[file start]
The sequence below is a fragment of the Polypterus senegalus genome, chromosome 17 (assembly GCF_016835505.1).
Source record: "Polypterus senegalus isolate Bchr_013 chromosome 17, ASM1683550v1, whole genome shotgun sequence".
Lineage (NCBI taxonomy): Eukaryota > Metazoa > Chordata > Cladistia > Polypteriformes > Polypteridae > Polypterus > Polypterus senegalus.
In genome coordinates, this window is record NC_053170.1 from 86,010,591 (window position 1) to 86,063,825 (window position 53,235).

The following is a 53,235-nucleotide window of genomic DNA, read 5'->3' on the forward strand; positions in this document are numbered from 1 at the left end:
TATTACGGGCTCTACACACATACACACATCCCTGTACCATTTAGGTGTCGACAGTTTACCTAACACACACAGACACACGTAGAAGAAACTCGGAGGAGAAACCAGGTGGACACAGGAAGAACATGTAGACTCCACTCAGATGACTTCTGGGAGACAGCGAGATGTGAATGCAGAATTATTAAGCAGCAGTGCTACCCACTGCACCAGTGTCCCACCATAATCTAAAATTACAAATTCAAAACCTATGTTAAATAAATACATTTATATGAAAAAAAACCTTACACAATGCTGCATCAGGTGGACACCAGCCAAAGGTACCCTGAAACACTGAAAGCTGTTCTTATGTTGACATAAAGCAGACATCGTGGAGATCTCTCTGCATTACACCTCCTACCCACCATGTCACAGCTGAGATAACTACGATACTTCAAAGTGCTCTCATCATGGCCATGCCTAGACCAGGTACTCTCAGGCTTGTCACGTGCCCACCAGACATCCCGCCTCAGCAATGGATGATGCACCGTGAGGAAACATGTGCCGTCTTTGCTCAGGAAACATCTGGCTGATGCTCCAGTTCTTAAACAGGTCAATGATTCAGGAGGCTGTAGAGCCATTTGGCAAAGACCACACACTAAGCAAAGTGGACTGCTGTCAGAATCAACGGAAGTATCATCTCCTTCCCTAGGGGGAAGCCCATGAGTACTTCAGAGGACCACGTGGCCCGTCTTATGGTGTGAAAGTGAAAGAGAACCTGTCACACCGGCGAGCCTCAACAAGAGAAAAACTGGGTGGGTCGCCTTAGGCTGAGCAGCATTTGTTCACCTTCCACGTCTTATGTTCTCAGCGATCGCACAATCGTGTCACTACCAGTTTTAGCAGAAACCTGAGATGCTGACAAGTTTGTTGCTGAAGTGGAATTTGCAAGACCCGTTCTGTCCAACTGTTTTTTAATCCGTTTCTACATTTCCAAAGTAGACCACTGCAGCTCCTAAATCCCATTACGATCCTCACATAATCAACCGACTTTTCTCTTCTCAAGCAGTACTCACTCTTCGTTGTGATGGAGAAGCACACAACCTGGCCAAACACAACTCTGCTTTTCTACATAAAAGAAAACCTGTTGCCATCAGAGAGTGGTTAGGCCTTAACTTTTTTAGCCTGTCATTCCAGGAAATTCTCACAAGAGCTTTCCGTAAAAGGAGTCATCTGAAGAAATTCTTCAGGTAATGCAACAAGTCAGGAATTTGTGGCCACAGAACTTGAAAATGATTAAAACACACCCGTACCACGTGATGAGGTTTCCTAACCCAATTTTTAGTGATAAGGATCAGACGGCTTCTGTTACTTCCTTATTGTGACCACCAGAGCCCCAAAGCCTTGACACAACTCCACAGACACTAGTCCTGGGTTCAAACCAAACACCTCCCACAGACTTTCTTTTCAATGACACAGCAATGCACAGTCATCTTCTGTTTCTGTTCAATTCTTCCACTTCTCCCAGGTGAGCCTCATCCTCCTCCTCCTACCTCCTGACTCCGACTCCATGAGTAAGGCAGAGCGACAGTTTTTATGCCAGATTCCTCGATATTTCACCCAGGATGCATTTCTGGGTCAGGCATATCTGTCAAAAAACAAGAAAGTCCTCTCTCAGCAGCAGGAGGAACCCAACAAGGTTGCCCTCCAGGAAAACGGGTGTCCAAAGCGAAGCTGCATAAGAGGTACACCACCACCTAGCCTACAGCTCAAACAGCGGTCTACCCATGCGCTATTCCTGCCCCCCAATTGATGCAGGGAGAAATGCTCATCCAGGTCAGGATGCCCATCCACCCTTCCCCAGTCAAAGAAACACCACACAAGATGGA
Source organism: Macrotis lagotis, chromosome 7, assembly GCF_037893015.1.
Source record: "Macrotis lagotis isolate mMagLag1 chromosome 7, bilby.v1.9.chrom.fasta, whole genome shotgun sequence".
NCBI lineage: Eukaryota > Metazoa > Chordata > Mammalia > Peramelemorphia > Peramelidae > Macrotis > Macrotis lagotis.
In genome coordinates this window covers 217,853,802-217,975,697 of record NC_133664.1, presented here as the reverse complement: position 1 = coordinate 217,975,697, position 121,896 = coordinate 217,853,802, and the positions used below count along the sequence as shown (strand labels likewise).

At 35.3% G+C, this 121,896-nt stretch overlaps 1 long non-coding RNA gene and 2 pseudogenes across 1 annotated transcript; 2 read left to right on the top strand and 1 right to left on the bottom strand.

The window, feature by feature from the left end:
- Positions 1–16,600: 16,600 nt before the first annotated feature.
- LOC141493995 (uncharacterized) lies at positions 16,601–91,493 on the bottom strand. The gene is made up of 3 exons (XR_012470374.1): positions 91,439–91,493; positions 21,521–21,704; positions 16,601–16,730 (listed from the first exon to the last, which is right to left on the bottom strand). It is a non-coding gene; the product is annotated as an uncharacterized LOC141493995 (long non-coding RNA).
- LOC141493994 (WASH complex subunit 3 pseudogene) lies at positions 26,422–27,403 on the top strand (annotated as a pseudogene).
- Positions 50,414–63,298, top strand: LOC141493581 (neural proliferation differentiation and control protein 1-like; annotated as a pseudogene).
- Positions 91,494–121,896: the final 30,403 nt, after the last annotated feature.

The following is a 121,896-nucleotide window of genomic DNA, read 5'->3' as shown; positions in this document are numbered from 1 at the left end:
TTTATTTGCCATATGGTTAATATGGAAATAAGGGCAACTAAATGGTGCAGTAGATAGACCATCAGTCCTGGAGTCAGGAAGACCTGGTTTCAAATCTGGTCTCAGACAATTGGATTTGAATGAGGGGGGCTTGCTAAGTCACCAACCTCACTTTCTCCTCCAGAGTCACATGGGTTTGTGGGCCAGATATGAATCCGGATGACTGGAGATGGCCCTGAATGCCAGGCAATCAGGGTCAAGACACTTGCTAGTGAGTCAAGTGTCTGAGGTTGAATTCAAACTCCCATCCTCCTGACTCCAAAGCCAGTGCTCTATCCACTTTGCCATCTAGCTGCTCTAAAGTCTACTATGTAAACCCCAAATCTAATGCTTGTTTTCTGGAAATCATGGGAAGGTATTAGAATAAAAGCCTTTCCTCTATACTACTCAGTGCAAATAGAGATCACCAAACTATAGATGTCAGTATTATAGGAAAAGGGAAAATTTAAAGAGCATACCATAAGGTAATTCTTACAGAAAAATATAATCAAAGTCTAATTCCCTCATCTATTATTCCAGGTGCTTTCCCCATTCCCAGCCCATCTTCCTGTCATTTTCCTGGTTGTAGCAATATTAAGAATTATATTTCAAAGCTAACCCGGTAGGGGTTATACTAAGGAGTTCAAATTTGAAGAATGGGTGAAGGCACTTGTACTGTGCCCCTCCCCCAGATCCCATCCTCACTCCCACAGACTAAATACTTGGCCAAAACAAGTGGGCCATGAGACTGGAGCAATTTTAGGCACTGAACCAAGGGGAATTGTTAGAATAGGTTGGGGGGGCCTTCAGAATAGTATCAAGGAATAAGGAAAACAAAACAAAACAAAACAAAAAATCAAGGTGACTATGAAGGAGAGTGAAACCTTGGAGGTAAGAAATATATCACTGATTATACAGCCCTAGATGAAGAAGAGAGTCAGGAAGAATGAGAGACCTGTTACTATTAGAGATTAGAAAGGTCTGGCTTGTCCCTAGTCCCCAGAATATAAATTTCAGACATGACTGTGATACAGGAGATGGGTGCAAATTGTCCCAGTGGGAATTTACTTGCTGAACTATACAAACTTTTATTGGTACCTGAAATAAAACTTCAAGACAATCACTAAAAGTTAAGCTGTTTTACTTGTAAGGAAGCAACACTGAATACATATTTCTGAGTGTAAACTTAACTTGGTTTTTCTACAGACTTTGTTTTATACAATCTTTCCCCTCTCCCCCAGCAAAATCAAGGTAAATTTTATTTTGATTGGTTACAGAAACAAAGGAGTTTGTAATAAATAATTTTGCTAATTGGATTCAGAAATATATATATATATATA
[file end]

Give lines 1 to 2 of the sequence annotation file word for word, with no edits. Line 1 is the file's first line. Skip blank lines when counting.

The sequence below is a fragment of the Polypterus senegalus genome, chromosome 17 (assembly GCF_016835505.1).
Source record: "Polypterus senegalus isolate Bchr_013 chromosome 17, ASM1683550v1, whole genome shotgun sequence".